Dillon, county officials push forward on USFS housing partnership
DILLON — Dillon and Summit County officials are moving forward with efforts to create new workforce housing options around the county, including a recent push to partner with the United States Forest Service for development projects on federal land.
The Summit Board of County Commissioners attended the Dillon Town Council work session on Tuesday evening, Feb. 18, to discuss the concept — further developing a 9-acre parcel of Forest Service land outside of Dillon Valley — along with representatives with the U.S. Forest Service and the Summit County Housing Authority, among other interested parties.
Conversations are ongoing, and have begun in good faith that an eventual agreement will be reached. Though, any progress will likely be plodding in the early stages as everyone involved works to figure out exactly how the partnership would function.
The possibility comes as part of the 2018 Farm Bill signed into law by President Trump in December 2018, which authorizes the Forest Service to lease out administrative sites — including land housing ranger stations, warehouses, crew quarters and more — that are under 40 acres for in-kind considerations.
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While officials have a specific plot in mind, between County Road 51 and Forest Canyon Road off of Highway 6 in the Dillon Valley, Summit County and other communities looking to pursue the new opportunity may be serving as guinea pigs for future local-federal agreements.
“What the Farm Bill did for us was give us the authority to lease lands,” said Anna Bengtson, land conveyance program manager for the U.S. Forest Service. “… One of the main drivers behind that was the need across the country for workforce housing. And often times Forest Service administrative sites are located in highly developable rural areas. So this has been on the back burner for a while on the Forest Service’s radar, and it’s definitely a very new thing.
“We’re really jumping in head first. Nobody has done this, and we’re writing the rules as we speak. When congress passed this, they told us the what, but not the how. What we as an agency are going through at this point in time is developing the implementation policy.”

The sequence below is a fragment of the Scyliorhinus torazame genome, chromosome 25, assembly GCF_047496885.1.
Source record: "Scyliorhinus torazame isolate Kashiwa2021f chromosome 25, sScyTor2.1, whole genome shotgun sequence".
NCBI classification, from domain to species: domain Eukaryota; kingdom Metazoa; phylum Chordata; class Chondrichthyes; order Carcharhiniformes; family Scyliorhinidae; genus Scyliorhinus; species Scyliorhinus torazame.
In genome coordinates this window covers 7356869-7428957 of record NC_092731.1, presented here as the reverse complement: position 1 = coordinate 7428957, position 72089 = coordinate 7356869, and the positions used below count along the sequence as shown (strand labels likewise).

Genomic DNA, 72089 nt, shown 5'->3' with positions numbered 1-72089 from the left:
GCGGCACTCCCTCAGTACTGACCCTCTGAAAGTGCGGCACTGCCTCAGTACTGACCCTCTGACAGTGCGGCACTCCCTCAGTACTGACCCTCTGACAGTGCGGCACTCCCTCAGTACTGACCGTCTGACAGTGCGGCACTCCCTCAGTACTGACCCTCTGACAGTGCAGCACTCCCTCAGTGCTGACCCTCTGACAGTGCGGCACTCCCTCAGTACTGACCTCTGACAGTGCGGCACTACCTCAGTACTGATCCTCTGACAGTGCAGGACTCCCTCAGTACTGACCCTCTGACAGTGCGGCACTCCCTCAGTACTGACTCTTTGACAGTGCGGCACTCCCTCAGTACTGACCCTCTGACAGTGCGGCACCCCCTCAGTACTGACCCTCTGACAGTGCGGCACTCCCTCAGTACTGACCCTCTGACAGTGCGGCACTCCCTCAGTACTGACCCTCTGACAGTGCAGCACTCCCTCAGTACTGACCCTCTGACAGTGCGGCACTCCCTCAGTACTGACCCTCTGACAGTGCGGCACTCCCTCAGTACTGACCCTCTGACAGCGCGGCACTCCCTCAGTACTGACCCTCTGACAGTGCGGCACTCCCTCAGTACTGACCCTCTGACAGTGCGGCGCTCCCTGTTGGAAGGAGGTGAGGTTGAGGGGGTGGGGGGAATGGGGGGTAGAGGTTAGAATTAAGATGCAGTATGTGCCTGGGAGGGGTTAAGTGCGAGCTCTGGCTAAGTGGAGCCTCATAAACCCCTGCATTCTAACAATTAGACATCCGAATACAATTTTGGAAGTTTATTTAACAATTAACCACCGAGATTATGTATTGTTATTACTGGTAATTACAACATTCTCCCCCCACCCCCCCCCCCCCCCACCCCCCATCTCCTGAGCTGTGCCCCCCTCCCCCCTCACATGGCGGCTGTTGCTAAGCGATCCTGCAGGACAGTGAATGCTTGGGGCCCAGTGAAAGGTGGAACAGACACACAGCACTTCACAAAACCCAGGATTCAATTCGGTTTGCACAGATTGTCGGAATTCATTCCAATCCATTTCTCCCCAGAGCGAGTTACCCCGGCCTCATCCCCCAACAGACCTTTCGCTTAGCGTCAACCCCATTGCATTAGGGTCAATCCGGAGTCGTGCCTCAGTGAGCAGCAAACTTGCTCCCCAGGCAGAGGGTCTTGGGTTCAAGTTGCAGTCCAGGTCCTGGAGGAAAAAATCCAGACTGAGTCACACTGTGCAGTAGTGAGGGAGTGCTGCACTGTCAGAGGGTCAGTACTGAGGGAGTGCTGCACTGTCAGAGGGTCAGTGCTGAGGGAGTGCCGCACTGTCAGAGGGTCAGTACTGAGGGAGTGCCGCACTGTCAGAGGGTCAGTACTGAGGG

Bengtson said the Forest Service is currently working through all of the nuances in hopes of unveiling a set process for public review sometime this spring, including draft lease agreements, in-kind considerations forms and everything else that would be used to negotiate leasing terms.
Though in the meantime, local officials are hard at work trying to put the rest of the pieces together so the proposal can move forward as soon as possible. During the meeting earlier this week, officials dove into conversations in regard to other important considerations like changes to existing roadways and intersections to support the proposed development, along with settling on a presumptive housing density for the area.
Representatives with JR Engineering gave officials a presentation on the expected impacts the development could have on transportation in the area, citing a recent preliminary traffic study that analyzed impacts to the Highway 6 and Evergreen Road/Lake Dillon Drive intersection based on different development densities at the site of 100, 200 and 300 units.
“We’re looking at those densities, and we ran models on all those different scenarios for traffic to see what kind of impacts there would be on that intersection, and what do we need to do to fix it,” said Daren Sterling, project coordinator with JR Engineering.
JR Engineering recommended moving forward with one of two solutions for the roadway, including a $1.4 million project that would add another southbound left-turn lane. Though the discussion largely revolved around the concept of a $2.7 million roundabout to replace the existing intersection altogether.
According to Kerstin Anderson, Dillon’s marketing and communications director, the group is also already considering at least three different initial housing concepts — including both rental and for-sale mixtures of everything from dorm-style units, townhomes, apartments and duplexes — in densities of 122, 190 and 357 units.
While officials have kicked around early concepts, the only thing that seems to be set in stone so far is the ambition to create a desirable place for members of the public to live.
“For us, the first thing we always think about, and the most important rule, is that whatever affordable housing project we do has to be something people love going home to,” said County Commissioner Thomas Davidson. “Whatever kind of density or design, it has to be a place where people are proud to live there. Whether it’s your side of the line or ours, we’re in this together.”
The timeline for the proposed project as a whole is still largely up in the air, but the first major step will likely include further roadway analysis and improvements. Though, officials emphasized that there would be opportunities for public input before plans begin to move forward.
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